One of my TDD weaknesses: mock objects for complex objects
I am not really tuned in to test driven development yet, although I've written some programs that way (and found them quite valuable). As a result, I have some weaknesses, some TDD things that I just haven't acclimatized to yet. One of them is mock objects, specifically mock versions of complex objects; I don't like them and thus I don't use them. In trying to understand my dislike of them, I think that they seem too complex and fragile for at least two reasons.
First, how do I know that I've got the behavior of the mock objects correct? By definition, the complex objects generally have complex behavior, which can easily mean that the mock versions also need relatively complex behavior, which opens up the possibility of bugs. Second, how do I know that the mock objects are still behaving the same as the real objects? If I change the behavior of the real ones (complete with changing their unit tests to match), I may or may not remember the mock versions, and I may or may not realize that the change I made should change the mock version's responses in some way.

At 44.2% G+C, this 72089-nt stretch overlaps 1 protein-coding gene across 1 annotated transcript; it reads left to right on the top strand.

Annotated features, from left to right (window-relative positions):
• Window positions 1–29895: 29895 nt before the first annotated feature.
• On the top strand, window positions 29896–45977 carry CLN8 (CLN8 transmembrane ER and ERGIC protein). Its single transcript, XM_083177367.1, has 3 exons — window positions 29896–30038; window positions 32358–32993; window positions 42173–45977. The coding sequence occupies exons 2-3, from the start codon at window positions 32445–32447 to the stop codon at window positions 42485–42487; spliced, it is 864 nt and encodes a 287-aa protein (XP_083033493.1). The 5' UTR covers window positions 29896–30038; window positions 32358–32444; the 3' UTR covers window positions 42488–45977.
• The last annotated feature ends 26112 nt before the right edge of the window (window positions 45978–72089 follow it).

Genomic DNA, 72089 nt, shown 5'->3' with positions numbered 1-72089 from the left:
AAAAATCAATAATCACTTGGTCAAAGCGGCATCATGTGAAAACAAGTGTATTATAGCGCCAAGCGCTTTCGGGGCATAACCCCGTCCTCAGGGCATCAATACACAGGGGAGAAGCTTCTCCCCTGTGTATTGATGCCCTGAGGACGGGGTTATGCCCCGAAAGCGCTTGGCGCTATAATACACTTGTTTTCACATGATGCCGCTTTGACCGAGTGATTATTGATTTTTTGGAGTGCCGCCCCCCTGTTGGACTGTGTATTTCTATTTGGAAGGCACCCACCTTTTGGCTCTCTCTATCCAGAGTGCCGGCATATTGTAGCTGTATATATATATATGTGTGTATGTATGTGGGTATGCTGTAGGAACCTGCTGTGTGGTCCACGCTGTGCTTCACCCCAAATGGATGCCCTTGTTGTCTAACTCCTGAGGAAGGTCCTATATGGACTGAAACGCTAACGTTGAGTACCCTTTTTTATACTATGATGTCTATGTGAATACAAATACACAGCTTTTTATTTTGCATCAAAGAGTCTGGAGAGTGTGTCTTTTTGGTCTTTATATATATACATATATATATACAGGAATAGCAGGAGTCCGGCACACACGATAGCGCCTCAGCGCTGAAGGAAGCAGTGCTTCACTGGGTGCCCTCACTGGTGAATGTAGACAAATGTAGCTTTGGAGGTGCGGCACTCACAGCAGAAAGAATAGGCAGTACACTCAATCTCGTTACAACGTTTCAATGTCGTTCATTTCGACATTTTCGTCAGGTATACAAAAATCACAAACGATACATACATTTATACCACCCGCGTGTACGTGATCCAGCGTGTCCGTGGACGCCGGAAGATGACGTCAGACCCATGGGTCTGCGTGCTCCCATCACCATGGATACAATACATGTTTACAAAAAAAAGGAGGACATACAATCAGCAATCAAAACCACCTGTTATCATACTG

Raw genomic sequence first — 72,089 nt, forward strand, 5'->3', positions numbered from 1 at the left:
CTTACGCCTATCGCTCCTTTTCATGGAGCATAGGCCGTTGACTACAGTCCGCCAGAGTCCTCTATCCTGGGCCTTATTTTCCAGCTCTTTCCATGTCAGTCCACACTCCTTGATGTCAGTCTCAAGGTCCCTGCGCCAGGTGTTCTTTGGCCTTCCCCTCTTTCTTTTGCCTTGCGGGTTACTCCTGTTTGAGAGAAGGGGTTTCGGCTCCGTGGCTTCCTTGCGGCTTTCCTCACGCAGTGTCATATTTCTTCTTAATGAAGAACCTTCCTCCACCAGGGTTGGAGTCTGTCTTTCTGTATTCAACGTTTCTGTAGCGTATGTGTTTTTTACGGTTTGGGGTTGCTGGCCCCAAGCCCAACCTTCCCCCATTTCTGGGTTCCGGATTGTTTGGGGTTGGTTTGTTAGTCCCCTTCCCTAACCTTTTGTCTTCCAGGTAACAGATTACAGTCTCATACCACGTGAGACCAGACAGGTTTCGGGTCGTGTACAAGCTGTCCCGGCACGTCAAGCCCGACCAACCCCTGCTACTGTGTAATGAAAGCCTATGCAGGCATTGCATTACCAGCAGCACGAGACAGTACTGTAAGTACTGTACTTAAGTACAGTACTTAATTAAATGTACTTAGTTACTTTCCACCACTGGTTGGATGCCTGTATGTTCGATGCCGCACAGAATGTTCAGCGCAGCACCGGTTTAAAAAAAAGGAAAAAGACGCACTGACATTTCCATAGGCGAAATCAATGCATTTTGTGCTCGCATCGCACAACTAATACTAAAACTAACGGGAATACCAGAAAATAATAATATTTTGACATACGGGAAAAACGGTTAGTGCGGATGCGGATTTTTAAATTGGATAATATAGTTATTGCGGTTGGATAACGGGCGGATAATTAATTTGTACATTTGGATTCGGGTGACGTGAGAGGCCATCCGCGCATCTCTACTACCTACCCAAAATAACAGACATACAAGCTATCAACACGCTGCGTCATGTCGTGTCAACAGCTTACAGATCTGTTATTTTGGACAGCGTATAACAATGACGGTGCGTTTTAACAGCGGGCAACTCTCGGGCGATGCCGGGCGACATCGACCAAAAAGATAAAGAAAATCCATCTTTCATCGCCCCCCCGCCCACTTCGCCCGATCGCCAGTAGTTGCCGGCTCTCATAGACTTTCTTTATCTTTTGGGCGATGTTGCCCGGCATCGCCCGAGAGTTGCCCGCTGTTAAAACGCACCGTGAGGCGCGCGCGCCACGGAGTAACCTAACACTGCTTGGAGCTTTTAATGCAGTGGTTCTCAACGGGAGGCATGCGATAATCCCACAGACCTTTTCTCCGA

Both of these make me feel that mock versions of complex objects are fragile. I don't like fragile tests; they're a recipe for problems and frustrations, and at least in my state of TDD awareness, frustrations can easily lead to abandoning tests entirely. My current solution is to use more or less real objects but to have a unittest test ordering that matches the bottom up dependencies of the program. If early unittests fail, I know that it is pointless to go on; higher levels of code would just see a whole series of cascade failures as things malfunction underneath them.
(It is possible that part of my problem here is that I am confusing unit tests with some other sort of testing, functional or integration or end to end tests, as a result of having only an informal exposure to TDD.)
Comments on this page:Written on 27 April 2009.